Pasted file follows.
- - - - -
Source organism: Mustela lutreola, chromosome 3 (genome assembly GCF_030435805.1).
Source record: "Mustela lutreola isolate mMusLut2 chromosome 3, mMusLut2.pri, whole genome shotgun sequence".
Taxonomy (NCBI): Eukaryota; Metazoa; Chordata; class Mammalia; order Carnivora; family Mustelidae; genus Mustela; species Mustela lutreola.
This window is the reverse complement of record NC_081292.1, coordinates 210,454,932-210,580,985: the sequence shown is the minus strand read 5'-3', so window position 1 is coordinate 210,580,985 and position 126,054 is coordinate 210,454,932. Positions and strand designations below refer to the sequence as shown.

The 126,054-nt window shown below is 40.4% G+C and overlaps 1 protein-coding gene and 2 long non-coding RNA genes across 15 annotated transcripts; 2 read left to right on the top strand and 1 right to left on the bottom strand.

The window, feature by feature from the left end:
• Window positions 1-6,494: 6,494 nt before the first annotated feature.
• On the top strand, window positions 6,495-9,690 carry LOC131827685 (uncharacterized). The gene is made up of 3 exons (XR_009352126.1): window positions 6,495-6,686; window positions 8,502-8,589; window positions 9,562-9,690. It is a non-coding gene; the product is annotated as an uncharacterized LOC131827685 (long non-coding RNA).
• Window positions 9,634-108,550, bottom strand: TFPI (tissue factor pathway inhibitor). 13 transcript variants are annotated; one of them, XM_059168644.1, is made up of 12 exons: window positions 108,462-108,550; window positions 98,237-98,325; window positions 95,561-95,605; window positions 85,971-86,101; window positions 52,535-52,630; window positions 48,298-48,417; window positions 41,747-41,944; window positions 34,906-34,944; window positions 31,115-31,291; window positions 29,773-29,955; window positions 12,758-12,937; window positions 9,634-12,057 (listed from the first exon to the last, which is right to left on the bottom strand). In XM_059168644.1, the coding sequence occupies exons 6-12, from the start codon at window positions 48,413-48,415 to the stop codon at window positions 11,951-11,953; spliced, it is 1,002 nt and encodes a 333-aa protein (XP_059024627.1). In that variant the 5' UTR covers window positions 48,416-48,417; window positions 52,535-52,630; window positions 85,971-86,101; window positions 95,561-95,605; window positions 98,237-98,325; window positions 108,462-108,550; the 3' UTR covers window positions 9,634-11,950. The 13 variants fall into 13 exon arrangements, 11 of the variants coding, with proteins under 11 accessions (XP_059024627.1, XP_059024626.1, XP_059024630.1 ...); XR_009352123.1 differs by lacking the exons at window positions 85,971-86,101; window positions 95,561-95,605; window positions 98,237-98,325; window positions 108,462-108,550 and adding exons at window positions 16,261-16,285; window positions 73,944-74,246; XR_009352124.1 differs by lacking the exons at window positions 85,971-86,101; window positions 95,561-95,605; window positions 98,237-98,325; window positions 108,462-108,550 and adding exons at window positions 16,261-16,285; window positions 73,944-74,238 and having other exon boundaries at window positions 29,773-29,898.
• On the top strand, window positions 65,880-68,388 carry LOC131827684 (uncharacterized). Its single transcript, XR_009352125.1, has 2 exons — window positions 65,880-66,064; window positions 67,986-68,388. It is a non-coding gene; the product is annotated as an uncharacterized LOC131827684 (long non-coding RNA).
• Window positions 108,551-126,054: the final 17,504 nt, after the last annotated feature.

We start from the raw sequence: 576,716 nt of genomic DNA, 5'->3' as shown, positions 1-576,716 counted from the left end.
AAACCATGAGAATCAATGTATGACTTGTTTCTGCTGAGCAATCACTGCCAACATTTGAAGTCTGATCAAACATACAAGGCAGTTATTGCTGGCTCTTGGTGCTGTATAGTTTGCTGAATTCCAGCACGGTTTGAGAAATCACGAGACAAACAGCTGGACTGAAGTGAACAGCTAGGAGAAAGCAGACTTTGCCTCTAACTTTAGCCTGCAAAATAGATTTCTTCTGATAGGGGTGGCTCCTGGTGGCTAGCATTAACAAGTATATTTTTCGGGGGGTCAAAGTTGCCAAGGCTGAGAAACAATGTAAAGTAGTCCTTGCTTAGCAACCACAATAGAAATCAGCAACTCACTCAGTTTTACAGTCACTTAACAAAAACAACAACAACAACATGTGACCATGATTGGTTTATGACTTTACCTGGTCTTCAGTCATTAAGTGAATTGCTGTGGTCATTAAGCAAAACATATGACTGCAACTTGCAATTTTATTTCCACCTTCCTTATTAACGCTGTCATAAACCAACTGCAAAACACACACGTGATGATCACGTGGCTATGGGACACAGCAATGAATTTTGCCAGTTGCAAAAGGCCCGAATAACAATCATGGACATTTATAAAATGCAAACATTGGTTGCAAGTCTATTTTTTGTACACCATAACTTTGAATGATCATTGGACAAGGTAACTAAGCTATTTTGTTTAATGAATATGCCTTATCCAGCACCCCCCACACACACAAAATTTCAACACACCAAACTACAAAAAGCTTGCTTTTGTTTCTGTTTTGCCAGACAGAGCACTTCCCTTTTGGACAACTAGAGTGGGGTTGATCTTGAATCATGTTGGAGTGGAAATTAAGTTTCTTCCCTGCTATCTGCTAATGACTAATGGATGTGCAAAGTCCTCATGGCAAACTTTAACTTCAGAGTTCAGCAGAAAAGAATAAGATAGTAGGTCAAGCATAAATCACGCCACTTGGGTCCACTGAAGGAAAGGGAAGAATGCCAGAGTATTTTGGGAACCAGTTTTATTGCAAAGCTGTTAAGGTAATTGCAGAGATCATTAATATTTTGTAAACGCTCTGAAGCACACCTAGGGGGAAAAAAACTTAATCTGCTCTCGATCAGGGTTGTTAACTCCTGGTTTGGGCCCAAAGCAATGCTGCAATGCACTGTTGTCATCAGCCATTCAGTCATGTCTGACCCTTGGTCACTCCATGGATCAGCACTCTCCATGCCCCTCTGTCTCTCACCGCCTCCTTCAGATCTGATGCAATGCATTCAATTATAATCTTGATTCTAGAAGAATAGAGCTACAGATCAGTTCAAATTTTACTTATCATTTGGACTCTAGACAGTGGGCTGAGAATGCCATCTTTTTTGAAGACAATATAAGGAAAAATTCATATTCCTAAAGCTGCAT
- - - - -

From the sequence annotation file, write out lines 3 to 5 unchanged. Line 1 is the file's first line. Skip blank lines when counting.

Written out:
Taxonomy (NCBI): Eukaryota; Metazoa; Chordata; class Mammalia; order Carnivora; family Mustelidae; genus Mustela; species Mustela lutreola.
This window is the reverse complement of record NC_081292.1, coordinates 210,454,932-210,580,985: the sequence shown is the minus strand read 5'-3', so window position 1 is coordinate 210,580,985 and position 126,054 is coordinate 210,454,932. Positions and strand designations below refer to the sequence as shown.

The 126,054-nt window shown below is 40.4% G+C and overlaps 1 protein-coding gene and 2 long non-coding RNA genes across 15 annotated transcripts; 2 read left to right on the top strand and 1 right to left on the bottom strand.